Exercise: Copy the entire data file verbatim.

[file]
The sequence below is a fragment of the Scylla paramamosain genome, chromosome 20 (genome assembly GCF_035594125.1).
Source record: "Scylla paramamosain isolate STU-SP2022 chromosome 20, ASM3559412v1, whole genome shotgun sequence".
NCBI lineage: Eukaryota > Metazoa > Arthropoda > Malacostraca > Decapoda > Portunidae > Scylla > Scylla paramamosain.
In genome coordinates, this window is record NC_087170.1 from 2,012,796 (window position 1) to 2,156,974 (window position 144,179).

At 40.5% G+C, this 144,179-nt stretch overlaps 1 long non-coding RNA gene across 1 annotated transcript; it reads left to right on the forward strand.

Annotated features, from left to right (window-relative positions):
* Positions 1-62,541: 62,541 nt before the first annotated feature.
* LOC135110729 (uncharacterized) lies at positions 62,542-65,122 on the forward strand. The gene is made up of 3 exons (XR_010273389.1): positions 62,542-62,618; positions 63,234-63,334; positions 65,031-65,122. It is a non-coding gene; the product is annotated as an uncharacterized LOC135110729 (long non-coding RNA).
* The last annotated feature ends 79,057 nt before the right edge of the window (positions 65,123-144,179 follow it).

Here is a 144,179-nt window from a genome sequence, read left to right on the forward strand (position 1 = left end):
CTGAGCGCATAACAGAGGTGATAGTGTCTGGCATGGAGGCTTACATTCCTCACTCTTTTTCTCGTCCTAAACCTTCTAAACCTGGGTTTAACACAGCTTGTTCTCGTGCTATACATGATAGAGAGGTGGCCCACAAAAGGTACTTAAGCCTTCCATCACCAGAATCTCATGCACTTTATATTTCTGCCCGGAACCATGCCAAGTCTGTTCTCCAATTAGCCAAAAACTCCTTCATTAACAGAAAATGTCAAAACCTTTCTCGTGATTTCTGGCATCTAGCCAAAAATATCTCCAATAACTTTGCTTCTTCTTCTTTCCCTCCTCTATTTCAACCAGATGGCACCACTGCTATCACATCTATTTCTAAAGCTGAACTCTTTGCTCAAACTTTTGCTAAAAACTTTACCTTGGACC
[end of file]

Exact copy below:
The sequence below is a fragment of the Scylla paramamosain genome, chromosome 20 (genome assembly GCF_035594125.1).
Source record: "Scylla paramamosain isolate STU-SP2022 chromosome 20, ASM3559412v1, whole genome shotgun sequence".
NCBI lineage: Eukaryota > Metazoa > Arthropoda > Malacostraca > Decapoda > Portunidae > Scylla > Scylla paramamosain.
In genome coordinates, this window is record NC_087170.1 from 2,012,796 (window position 1) to 2,156,974 (window position 144,179).

At 40.5% G+C, this 144,179-nt stretch overlaps 1 long non-coding RNA gene across 1 annotated transcript; it reads left to right on the forward strand.

Annotated features, from left to right (window-relative positions):
* Positions 1-62,541: 62,541 nt before the first annotated feature.
* LOC135110729 (uncharacterized) lies at positions 62,542-65,122 on the forward strand. The gene is made up of 3 exons (XR_010273389.1): positions 62,542-62,618; positions 63,234-63,334; positions 65,031-65,122. It is a non-coding gene; the product is annotated as an uncharacterized LOC135110729 (long non-coding RNA).
* The last annotated feature ends 79,057 nt before the right edge of the window (positions 65,123-144,179 follow it).

Here is a 144,179-nt window from a genome sequence, read left to right on the forward strand (position 1 = left end):
CTGAGCGCATAACAGAGGTGATAGTGTCTGGCATGGAGGCTTACATTCCTCACTCTTTTTCTCGTCCTAAACCTTCTAAACCTGGGTTTAACACAGCTTGTTCTCGTGCTATACATGATAGAGAGGTGGCCCACAAAAGGTACTTAAGCCTTCCATCACCAGAATCTCATGCACTTTATATTTCTGCCCGGAACCATGCCAAGTCTGTTCTCCAATTAGCCAAAAACTCCTTCATTAACAGAAAATGTCAAAACCTTTCTCGTGATTTCTGGCATCTAGCCAAAAATATCTCCAATAACTTTGCTTCTTCTTCTTTCCCTCCTCTATTTCAACCAGATGGCACCACTGCTATCACATCTATTTCTAAAGCTGAACTCTTTGCTCAAACTTTTGCTAAAAACTTTACCTTGGACC